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Bank of the Philippine Islands vs Court of Appeals and Edvin Reyes

G.R. No. 116792, March 29, 1996

PUNO, J.:

FACTS:

Private respondent has two joint AND/OR account at the Bank of the Philippine Islands
Cubao Shopping Center Branch. One was a joint account with his wife, Sonia S. Reyes while
the other joint account was with his grandmother, Emeteria M. Fernandez. He regularly
deposited in this acoount he maintained with his grandmother, the U.S. Treasury Warrants
payable to the order of Emeteria as her monthly pension.

On December 28, 1989, Emeteria died without notifying the U.S. Treasury Department.
With this, an amount of $377.03 was still sent to Emeteria on January 1, 1990. On January 4,
Edvin deposited the said treasury check to their joint savings account.

On March 8, 1990, Edvin closed the Savings account and transferred its funds
amounting to P13,112.91 to the joint savings account with his wife.

However, on January 16, the U.S. Treasury Warrant was dishonored as it was
discovered that Emeteria Fernandez died three days prior to its issuance. The U.S.
Department of Treasury requested the Bank of the Philippine Islands for refund. Upon calling
the bank, Edvin was informed that the treasury check was the subject of a claim by Citibank
NA, correspondent of petitioner bank. While he assured BPI that he would drop by to look into
the matter, he also verbally authorized to debit from his joint account the amount of
P10,556.00 as stated in the dishonored U.S. Treasury Warrant.

Surprisingly, Edvin demanded from BPI the restitution of the debited amount. He then
filed a suit for damages against the bank before the Regional Trial Court of Quezon City.

ISSUE:

Whether BPI has the legal right to apply the deposit to the outstanding obligation
under the principle of “legal compensation”.

RULING:

Yes, the Supreme Court ruled that applying legal compensation is proper.

Compensation shall take place when two persons, in their own right, are creditors and
debtors of each other. Article 1290 of the Civil Code provides that “when all the requisites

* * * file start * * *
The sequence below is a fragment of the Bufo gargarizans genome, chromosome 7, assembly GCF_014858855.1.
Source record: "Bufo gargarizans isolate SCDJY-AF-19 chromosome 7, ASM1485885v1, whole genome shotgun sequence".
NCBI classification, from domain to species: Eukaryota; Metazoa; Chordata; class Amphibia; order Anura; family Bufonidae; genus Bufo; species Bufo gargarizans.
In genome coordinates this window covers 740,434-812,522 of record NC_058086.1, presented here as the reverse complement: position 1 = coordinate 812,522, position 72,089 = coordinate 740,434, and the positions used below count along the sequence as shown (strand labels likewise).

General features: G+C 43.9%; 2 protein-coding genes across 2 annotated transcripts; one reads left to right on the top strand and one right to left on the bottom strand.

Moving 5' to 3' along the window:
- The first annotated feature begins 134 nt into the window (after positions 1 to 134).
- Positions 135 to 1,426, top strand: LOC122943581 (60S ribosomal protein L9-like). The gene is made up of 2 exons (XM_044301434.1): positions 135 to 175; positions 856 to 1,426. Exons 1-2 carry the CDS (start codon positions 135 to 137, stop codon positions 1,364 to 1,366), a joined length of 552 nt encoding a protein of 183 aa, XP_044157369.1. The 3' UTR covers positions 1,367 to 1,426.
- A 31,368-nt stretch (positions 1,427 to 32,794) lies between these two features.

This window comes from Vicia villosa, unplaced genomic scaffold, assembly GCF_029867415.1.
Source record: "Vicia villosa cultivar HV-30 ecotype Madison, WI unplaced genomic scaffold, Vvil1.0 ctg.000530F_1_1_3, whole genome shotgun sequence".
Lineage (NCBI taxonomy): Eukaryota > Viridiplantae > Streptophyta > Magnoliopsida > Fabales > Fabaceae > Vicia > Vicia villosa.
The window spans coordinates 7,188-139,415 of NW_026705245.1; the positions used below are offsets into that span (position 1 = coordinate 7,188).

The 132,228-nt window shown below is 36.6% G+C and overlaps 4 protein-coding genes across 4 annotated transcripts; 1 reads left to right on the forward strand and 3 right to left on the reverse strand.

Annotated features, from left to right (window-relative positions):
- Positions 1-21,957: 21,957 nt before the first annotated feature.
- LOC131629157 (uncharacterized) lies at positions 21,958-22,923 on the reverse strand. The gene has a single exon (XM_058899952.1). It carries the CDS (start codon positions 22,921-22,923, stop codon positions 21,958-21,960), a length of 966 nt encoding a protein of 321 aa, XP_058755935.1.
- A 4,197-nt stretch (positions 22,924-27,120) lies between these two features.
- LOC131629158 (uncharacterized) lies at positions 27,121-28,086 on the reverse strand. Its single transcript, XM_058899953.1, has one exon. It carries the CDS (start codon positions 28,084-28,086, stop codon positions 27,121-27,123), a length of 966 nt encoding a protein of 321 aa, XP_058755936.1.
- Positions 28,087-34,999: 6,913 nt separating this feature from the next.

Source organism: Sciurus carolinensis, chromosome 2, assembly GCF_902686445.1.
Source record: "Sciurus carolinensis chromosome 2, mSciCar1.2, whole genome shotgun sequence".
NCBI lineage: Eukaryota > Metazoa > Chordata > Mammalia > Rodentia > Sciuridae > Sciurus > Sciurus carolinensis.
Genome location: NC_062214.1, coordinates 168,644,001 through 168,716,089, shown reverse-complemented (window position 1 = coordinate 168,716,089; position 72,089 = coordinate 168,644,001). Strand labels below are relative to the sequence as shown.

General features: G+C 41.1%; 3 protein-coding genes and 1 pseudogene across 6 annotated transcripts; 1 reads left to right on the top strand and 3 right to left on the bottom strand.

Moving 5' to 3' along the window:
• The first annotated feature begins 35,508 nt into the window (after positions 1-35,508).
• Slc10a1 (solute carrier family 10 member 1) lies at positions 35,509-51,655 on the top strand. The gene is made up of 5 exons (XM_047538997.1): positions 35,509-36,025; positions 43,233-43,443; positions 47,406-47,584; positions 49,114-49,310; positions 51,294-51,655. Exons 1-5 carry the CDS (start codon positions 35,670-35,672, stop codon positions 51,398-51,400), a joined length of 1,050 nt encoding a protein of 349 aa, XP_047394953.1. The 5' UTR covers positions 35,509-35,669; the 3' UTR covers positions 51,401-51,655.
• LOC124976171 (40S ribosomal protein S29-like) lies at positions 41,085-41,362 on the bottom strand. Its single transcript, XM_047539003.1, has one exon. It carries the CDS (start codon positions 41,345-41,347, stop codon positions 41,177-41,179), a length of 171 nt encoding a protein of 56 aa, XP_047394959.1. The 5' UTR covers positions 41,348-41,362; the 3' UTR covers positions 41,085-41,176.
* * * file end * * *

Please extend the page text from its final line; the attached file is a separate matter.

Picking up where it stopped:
mentioned in Article 1279 are present, compensation takes effect by operation of law, and
extinguishes both debts to the concurrent amount, even though the creditors and debtors are
not aware of the compensation.” Legal compensation operates even against the will of the
interested parties and even without the consent of them. Since this compensation takes
place ipso jure, its effects arise on the very day on which all its requisites concur. When used
as a defense, it retroacts to the date when its requisites are fulfilled.

Article 1279 states that in order that compensation may be proper, it is necessary:

(1) That each one of the obligors be bound principally, and that he be at the
same time a principal creditor of the other;

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(2) That both debts consist in a sum of money, or if the things due are
consumable, they be of the same kind, and also of the same quality if the latter
has been stated;

(3) That the two debts be due;

(4) That they be liquidated and demandable;

(5) That over neither of them there be any retention or controversy, commenced
by third persons and communicated in due time to the debtor.

The elements of legal compensation are all present in the case at bar. The obligors
bound principally are at the same time creditors of each other. Petitioner bank stands as a
debtor of the private respondent, a depositor. At the same time, said bank is the creditor of
the private respondent with respect to the dishonored U.S. Treasury Warrant which the latter
illegally transferred to his joint account. The debts involved consist of a sum of money. They
are due, liquidated, and demandable. They are not claimed by a third person.